Just like we all need that strong cup of coffee to break through the inevitable morning brain fog, every new business owner is in need of a jolt to get things rolling. You know—those sometimes-elusive elements that we’re told can spark a young company’s growth and position it on the right track for years to come.
Not sure where to start? We talked to Steve Beagleman, the president and CEO of SMB Franchising, to hear his strategies for emerging brands looking to win at franchise development.
Increase visibility through branding.
When you start a company, make sure you have a clear idea of what you want the project to be. Your branding needs to reflect the soul of the company, and it can’t be overly complicated—think simple messages that reflect the integrity of the product you’re selling. According to Beagleman, it’s also crucial to make sure your brand is consistent—ensure that your company’s franchisees maintain and exude the vision you worked so hard to perfect.
Build up your online presence.
Building brand awareness is paramount to success, and the best way to get your name out there is through the Internet.
“The first thing anyone will do when researching your brand is visit your website—it’s like inviting someone into your house,” Beagleman said. “Ask yourself if your website is too archaic or unprofessional? Would you invite someone into your house if it were a mess?”
A consistent social media presence matters, too. A single Tweet or Facebook post probably won’t get you 100 leads lining up outside your office, but it will give your brand recognition and legitimacy. When a potential franchisee researches your brand and sees that you have a robust, engaged fan base, he or she will be more inclined to view your brand as successful and relevant.
Hire the right people.
If you want to grow your franchise, then you need people on your team who know how to play the game. Fill your corporate line-up with people with franchise branding and development experience. Find a PR expert, sales and development experts, an accounting guru and a marketing expert to round out the team. And last but certainly not least, hire the best franchisees you can find. Beagleman believes business owners should be selective. The first franchisees you hire will become your brand ambassadors. Make sure you can trust them.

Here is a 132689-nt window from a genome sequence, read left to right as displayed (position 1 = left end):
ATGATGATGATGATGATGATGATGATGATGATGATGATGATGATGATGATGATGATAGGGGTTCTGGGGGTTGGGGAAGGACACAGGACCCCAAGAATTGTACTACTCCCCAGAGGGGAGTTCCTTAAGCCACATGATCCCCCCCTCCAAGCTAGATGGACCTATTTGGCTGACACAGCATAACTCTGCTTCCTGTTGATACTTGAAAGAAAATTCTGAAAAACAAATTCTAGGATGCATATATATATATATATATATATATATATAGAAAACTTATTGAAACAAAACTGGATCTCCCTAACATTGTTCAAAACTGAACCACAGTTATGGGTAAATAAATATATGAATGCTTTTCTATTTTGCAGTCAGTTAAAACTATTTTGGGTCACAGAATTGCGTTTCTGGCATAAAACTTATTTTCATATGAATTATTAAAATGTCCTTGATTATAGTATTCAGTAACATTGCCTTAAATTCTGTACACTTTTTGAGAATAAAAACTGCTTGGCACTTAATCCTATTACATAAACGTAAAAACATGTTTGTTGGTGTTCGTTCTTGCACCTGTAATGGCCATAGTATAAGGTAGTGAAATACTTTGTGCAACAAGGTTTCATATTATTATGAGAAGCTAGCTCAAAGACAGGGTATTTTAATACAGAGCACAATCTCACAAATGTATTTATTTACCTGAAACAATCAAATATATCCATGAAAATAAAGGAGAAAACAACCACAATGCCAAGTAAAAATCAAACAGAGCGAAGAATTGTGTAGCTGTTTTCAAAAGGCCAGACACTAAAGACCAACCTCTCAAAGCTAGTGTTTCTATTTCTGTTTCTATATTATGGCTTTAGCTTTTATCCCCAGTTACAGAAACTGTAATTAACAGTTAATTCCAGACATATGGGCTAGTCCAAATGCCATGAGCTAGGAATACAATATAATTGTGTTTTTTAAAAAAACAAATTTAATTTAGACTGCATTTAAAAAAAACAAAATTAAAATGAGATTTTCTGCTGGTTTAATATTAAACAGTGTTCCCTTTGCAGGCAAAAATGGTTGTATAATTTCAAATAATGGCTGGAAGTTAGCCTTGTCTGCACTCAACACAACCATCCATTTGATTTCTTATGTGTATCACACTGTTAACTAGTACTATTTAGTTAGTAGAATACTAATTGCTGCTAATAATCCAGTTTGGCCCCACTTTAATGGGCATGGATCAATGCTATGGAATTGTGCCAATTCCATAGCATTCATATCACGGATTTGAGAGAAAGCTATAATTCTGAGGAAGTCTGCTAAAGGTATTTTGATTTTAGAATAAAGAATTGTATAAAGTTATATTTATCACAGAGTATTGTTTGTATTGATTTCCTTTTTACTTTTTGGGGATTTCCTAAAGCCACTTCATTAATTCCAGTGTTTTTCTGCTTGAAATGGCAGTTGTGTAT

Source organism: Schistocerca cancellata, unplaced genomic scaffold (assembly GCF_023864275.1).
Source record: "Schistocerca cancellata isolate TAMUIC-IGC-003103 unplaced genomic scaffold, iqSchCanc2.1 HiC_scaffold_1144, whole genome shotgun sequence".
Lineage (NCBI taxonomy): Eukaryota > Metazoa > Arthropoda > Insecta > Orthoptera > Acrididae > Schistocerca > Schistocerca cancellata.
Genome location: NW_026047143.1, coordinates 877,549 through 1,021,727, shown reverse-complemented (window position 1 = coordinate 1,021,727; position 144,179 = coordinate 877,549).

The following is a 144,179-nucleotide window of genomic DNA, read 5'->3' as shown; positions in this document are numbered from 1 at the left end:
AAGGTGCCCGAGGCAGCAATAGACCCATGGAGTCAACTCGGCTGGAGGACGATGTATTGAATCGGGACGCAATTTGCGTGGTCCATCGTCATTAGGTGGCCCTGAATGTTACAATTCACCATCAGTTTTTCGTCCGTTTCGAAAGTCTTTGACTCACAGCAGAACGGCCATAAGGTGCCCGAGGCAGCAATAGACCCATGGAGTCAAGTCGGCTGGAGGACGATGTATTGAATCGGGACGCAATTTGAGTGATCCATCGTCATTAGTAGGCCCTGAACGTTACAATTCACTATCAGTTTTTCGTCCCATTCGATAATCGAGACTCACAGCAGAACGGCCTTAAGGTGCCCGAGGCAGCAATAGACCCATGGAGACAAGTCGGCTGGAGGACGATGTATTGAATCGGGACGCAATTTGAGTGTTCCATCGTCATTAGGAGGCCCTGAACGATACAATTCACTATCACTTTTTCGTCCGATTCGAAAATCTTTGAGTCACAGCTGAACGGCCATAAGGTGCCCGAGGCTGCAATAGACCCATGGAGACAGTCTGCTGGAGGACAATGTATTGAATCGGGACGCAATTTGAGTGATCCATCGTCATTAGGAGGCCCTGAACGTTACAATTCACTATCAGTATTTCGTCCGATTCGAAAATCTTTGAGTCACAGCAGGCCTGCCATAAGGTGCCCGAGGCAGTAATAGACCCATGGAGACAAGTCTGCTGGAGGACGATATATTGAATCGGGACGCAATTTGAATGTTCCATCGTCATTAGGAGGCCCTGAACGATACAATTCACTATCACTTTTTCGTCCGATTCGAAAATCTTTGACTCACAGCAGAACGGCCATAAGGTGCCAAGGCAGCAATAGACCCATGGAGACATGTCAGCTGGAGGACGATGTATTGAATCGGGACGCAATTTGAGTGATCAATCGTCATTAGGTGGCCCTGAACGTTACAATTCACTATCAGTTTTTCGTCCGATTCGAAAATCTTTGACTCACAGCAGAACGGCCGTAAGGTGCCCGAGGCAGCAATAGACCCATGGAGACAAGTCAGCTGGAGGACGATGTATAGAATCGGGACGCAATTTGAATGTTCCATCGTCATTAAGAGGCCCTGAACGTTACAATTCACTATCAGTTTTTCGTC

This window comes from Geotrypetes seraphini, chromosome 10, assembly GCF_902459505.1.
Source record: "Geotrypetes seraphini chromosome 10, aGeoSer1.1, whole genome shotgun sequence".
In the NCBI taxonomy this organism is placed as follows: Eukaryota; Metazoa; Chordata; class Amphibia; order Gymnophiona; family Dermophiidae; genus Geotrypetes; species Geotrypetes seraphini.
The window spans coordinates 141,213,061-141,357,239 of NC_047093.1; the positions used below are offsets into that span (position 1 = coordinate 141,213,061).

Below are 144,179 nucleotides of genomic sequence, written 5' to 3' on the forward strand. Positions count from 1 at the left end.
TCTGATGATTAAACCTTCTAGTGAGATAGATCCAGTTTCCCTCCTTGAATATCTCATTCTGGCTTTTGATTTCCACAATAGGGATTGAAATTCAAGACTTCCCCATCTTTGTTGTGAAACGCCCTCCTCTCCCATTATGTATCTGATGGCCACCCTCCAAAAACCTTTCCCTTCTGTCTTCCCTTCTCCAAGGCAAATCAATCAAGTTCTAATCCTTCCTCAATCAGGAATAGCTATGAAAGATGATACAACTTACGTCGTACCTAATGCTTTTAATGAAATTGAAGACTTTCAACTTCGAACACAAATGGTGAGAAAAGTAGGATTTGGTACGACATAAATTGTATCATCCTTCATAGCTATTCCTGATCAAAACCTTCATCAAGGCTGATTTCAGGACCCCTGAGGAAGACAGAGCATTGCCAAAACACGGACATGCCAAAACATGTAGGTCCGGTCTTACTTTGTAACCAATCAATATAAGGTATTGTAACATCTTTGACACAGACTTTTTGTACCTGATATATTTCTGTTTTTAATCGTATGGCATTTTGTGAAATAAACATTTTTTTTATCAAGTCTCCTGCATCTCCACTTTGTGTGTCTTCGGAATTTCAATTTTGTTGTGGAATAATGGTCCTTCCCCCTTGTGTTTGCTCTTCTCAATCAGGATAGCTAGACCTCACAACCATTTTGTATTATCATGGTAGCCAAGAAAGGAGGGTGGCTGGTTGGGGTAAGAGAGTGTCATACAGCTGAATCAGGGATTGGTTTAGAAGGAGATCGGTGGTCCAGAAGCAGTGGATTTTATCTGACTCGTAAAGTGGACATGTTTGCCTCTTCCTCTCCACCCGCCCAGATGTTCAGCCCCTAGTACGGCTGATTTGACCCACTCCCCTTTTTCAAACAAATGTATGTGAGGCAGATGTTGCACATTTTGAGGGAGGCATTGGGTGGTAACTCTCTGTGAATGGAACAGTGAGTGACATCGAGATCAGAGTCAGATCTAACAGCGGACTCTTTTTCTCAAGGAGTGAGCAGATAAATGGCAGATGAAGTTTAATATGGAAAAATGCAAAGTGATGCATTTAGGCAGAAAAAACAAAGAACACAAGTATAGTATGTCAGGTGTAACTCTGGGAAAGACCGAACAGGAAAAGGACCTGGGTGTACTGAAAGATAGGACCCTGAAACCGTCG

Nurture your franchisees.
You spent a lot of time researching, interviewing and hiring the perfect franchisee—hang on to them! Establish a good rapport with your franchisees by letting them know you’re here to help, Beagleman said. Mentor the rising stars, and make sure they’re proud to work for you.
Find your target market and stick to it.
To prepare for growth, you need to know your target market. If you sell your product or service to the right people, you’ll have an easier time expanding than if you try to sell to every demographic out there.
Eat, breath and sleep PR.
Having a strong PR game is crucial. Take advantage of every press opportunity that comes your way—none are too small. Make friends with the press. Be available for interviews. Get involved in the community. Better yet, partner with an agency that knows PR and franchising—they can help you get opportunities that you couldn’t otherwise get on your own, both on a national and local level.
“PR is the best way to make your business seem bigger than it actually is. That really matters when you’re just starting out,” Beagleman said.
At its core, franchising is a relationship business. Who you know and who you connect with is just as important as having a standout product or service. To become a franchise with a solid amount of units, you need a strong professional network to help you do it. Attend franchise conventions, be active with the International Franchise Association and get to know people in your potential markets. Beagleman also encourages young business owners to find a mentor—a master business veteran who knows a thing or two about the franchising world.
Nail down the follow-up.
As an emerging business owner, leads can be pretty hard to get. Don’t sabotage yourself by not following-up with interested parties or take too long getting back to them.
“You work incredibly hard trying to get those leads through relentless social media outreach, public relation efforts and simple word of mouth. So stay on top of it,” Beagleman said.
Complacency can be one of the biggest threats to a growing business. Assuming that you will continue to be successful simply because you have been in the past probably won’t work out long-term. Regardless of your industry, the marketplace changes all the time—whether its new technology, new regulations, or new competition—and you can’t afford to stick to the same plan from which your business grew. Embrace flexibility and change—your business plan should be a living document that evolves with time to ensure that you can keep up with, or stay ahead of, the rest of the pack.